As minute-by-minute details of the crisis play out in the media, TOI asked its readers about their take on the crisis and how it’s not just about the fall of a government but also about upholding the mandate of the people.
Interestingly, videos were split about how they felt about MLAs being corralled to different states to escape party bosses.
Over 27% of the said they felt sad at the state of democracy when they watch videos of the political crisis on TV or social media, while roughly an equal number of readers expressed happiness that there’s enough freedom of choice in the country.
Around 24% said they felt anger at the politicians and 19% felt frustrated as a voter.
A majority of the MLAs also felt that the Maharashtra MLAs (mostly those from Shiv Sena) who first went to Surat and then to Guwahati did so of their own volition.
Only 38% said that the MLAs may have been taken to opposition-ruled states forcibly in order topple the ruling MVA government.
Asked if what’s happening in Maharashtra is dirty politics or a political masterstroke, 59% of the felt it was the latter. On the other hand, around 41% said that the events in the western state are a part of “dirty politics/horse-trading of MLAs.”
More than half the anti-defection law, which prevents elected MLAs from switching sides, still matters. Over 46% felt that the law has lost its relevance since defects get rewarded in other ways (read horse-trading).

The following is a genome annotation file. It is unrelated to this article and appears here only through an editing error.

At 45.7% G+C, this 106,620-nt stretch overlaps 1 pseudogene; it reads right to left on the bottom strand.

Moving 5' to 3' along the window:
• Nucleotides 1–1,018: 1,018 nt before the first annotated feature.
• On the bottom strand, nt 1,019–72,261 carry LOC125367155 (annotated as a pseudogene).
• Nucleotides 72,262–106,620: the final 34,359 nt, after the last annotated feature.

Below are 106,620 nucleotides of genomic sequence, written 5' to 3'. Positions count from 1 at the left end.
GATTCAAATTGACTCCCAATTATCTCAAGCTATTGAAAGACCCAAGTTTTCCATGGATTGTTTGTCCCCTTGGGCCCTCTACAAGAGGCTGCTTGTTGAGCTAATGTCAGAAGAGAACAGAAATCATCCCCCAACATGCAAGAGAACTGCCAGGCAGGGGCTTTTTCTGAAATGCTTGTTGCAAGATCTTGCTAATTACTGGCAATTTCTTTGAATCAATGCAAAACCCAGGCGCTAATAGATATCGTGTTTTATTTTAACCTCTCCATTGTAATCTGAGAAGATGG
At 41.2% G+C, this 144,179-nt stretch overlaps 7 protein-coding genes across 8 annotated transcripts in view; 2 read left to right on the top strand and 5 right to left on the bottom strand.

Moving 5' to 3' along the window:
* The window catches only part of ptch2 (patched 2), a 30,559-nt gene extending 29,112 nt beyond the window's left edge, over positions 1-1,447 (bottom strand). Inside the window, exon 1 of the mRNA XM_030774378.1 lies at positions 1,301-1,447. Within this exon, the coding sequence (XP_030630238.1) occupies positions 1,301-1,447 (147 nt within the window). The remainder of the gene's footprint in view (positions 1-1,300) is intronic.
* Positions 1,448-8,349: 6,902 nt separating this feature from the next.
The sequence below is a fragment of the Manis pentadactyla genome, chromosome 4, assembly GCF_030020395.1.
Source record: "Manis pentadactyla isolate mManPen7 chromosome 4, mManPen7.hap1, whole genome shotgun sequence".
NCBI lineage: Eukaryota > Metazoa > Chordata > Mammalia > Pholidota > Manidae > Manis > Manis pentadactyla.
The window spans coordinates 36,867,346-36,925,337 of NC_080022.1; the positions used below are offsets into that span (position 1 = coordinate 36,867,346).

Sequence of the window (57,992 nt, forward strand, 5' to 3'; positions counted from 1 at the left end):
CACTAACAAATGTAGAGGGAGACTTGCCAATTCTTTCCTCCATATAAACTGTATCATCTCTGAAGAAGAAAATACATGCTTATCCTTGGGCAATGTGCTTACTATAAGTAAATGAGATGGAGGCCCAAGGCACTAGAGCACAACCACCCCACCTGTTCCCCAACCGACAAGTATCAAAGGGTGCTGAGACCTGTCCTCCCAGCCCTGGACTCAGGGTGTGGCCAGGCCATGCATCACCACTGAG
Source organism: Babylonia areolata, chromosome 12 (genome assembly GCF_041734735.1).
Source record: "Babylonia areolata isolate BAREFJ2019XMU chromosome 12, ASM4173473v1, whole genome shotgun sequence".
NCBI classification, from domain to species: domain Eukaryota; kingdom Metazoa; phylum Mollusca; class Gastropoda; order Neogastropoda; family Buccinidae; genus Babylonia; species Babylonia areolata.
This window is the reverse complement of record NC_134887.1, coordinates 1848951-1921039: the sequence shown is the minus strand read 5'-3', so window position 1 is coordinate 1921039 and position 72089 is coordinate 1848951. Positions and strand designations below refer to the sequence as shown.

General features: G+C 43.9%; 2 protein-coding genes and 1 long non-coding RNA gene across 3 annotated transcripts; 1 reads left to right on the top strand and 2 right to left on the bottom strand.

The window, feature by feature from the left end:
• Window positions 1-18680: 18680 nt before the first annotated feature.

Respondents were quite clear about upholding the mandate of voters.
Over 72% of those who participated in the poll said that voters have the right to recall a representative in case he or she defects to another party since elections are fought between parties, and on party symbols.
Only about 28% said that it is alright for politicians to jump ship in case there is a lack of inner-party democracy.
Notably, while most not felt that the Maharashtra crisis is driven by horse-trading, a majority of them said that money power does play a big role in political crises.
Around 65% of the power ship said that ruling party MLAs jump ship primarily due to money. Conversely, less than 35% felt that it is politics that determines such moves.